American Government and Politics Today Chapter 10 The Media and Cyberpolitics
The Media’s Functions • Entertainment • Reporting the news • Identifying public problems • Setting the public agenda • The investigative function • Socializing new generations • Providing a political forum • Making profits
History of the Media in the U.S. • The rise of the political press • Development of mass-readership newspapers • The popular press and yellow journalism • The age of the electromagnetic signal • The revolution of electronic media • Cable TV • Narrowcasting • Talk show politics and Internet broadcasting • The Internet, blogging and podcasting
The Primacy of Television Currently the most influential type of media is television. In 1963, the major networks devoted only eleven minutes a day to national news (a 15-minute show minus ad time). Today that is up to about three hours. Many all-news channels are also available.
The Primacy of Television (cont.) • Television’s Influence on the Political Process. • Viewers can actually see news and history as it is happening.
The Media and Political Campaigns • Voters now receive most information from the electronic media, especially television. There are three types of television coverage employed by a campaign: • Advertising • Management of News Coverage • Planning political events to accommodate the press • Developing a good working relationship with reporters. • Convincing the media to put the right “spin” or interpretation on a story. • Political Debates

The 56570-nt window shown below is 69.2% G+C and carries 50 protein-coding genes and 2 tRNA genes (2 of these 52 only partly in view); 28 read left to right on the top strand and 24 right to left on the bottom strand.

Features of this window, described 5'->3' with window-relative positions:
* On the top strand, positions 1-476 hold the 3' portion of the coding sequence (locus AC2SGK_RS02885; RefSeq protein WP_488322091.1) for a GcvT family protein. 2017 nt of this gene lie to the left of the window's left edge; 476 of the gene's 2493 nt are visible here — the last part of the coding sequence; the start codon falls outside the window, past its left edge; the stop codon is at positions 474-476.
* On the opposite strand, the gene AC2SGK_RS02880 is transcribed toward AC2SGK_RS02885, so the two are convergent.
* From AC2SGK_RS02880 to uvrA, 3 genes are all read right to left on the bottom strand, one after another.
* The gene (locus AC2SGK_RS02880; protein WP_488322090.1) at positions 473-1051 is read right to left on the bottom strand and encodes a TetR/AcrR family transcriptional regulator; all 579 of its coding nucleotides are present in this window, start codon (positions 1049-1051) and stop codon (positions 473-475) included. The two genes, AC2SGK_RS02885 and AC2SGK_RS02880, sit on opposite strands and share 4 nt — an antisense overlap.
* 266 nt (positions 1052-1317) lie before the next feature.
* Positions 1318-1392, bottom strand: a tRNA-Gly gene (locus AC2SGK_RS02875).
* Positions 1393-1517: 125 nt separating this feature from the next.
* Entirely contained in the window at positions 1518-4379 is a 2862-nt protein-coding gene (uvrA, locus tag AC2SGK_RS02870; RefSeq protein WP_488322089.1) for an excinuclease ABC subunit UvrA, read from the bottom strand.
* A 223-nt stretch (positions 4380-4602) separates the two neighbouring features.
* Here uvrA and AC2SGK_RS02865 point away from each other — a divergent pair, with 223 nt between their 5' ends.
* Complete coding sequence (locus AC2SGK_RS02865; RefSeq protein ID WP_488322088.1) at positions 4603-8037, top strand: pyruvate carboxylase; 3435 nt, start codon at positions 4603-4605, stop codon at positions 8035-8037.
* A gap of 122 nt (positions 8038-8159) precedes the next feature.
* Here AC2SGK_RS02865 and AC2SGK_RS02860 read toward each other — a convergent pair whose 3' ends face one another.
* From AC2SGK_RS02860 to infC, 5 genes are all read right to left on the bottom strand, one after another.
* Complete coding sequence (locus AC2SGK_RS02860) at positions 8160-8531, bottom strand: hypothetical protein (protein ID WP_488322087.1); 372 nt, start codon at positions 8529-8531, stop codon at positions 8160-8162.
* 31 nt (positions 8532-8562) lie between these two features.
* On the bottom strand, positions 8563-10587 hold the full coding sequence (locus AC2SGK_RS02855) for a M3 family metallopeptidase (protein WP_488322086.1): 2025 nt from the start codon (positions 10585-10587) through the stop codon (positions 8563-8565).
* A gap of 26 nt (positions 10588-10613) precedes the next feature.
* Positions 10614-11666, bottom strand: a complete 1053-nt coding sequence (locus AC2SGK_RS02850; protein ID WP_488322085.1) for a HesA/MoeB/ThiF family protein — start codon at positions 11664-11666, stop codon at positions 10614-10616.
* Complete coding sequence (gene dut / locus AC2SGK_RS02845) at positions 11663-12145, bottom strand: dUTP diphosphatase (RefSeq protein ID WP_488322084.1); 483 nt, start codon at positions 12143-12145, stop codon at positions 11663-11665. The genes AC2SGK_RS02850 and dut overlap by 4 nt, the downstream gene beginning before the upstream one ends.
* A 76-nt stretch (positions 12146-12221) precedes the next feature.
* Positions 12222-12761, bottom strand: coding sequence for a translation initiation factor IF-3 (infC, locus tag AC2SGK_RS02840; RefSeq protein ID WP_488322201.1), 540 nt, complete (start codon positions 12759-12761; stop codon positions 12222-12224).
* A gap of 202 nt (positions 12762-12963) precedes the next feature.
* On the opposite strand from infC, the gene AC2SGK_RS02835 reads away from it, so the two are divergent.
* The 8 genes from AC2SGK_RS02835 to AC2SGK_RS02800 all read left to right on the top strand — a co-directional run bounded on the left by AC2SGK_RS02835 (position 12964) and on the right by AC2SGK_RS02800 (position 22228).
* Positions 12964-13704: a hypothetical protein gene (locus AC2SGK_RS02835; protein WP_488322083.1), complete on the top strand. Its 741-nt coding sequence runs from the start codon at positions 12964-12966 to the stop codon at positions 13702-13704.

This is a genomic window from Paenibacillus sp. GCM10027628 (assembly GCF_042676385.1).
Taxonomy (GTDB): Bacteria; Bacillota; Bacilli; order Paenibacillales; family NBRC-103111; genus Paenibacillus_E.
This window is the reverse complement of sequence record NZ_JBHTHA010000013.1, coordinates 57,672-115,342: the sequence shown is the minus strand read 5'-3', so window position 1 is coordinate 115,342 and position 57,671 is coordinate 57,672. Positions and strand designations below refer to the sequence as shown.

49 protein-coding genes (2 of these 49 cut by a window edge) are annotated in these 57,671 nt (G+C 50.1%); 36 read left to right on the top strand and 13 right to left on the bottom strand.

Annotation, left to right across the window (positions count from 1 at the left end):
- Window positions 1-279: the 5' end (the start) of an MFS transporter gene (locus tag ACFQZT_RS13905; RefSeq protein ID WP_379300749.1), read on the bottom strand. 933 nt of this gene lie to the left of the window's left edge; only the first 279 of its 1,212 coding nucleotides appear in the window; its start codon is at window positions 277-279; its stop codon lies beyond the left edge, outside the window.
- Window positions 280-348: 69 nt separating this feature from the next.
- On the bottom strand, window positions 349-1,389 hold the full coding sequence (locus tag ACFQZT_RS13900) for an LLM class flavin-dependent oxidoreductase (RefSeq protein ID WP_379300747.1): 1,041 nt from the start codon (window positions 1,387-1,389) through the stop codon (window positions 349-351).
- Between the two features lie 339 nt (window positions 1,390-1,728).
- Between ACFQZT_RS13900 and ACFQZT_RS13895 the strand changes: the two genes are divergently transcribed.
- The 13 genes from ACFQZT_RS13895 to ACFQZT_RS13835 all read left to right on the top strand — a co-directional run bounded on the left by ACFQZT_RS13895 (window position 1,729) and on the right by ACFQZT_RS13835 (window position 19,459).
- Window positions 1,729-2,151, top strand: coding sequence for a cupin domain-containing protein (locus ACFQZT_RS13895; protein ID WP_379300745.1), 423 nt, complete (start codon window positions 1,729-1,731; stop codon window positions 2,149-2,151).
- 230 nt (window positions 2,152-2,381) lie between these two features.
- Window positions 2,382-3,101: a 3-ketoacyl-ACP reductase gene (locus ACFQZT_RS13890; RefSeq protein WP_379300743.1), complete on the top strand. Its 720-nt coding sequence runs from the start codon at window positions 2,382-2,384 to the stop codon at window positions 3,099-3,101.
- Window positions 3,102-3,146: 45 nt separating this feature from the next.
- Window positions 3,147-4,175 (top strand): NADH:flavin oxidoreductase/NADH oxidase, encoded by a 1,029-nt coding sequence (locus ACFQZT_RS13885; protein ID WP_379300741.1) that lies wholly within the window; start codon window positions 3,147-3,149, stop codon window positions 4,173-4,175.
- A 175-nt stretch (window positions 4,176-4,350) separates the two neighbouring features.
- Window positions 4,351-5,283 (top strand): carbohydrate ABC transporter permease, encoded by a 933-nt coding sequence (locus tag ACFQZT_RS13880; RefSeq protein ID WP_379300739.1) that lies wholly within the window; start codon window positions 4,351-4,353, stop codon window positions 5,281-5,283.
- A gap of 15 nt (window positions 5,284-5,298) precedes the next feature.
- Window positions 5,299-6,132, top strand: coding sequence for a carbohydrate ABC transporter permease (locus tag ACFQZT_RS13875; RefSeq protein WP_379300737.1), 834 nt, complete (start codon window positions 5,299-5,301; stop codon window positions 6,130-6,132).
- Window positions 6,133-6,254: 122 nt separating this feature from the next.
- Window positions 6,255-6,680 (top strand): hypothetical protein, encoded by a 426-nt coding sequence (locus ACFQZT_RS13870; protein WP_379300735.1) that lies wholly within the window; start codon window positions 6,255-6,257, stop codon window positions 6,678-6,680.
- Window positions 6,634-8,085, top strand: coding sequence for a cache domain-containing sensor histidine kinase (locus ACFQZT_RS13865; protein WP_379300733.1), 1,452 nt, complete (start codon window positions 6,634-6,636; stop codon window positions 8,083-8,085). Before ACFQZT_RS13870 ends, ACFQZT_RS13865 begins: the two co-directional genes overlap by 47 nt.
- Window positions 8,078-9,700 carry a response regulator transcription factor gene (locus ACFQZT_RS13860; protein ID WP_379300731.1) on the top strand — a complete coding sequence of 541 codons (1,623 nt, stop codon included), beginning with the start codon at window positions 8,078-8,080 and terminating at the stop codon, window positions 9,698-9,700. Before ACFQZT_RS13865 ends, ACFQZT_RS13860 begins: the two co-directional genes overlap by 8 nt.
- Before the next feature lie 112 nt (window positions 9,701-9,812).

The Media and Political Campaigns (cont.) • Political Campaigns and the Internet • In recent campaigns, the Internet has played an increasingly prominent role, as candidates use Web sites to convey their messages as well as solicit contributions. The Internet also has been a useful tool for voters, with one study reporting that one-fifth of voters had used the Internet to obtain information about elections.
The Media and Political Campaigns (cont.) • The Media’s Impact on the Voters • A limitation on the media’s impact is that many viewers pay selective attention and mostly notice coverage that confirms their own beliefs. The media’s focus on the “horse-race” aspects of the contest limits coverage of the issues.
The Media and the Government • By focusing attention on controversial actions, the media can sometimes pressure the government into changing course. • The media and the president • Setting the public agenda
Government Regulation of the Media • The Federal Communications Commission (FCC) has far more control over the broadcast media than it does over print. • Controlling ownership of the media • Media conglomerates • Reevaluating the rules • Government Control of Content • Control of broadcasting • The Second Gulf War and “embedded reporters” • The Public’s Right to Media Access
Bias in the Media • Do the Media Have a Partisan Bias? • A Commercial Bias?
Questions for Critical Thinking • How has the role of media evolved in recent times? What topics are more likely to receive national news coverage? Why is this so? • Why are First Amendment protections so important? Do you support any limitations on First Amendment protections? What about television or radio shows that incite violence or demonstrate hate? Should these shows be limited? Who should get to decide what is acceptable? Why is this important?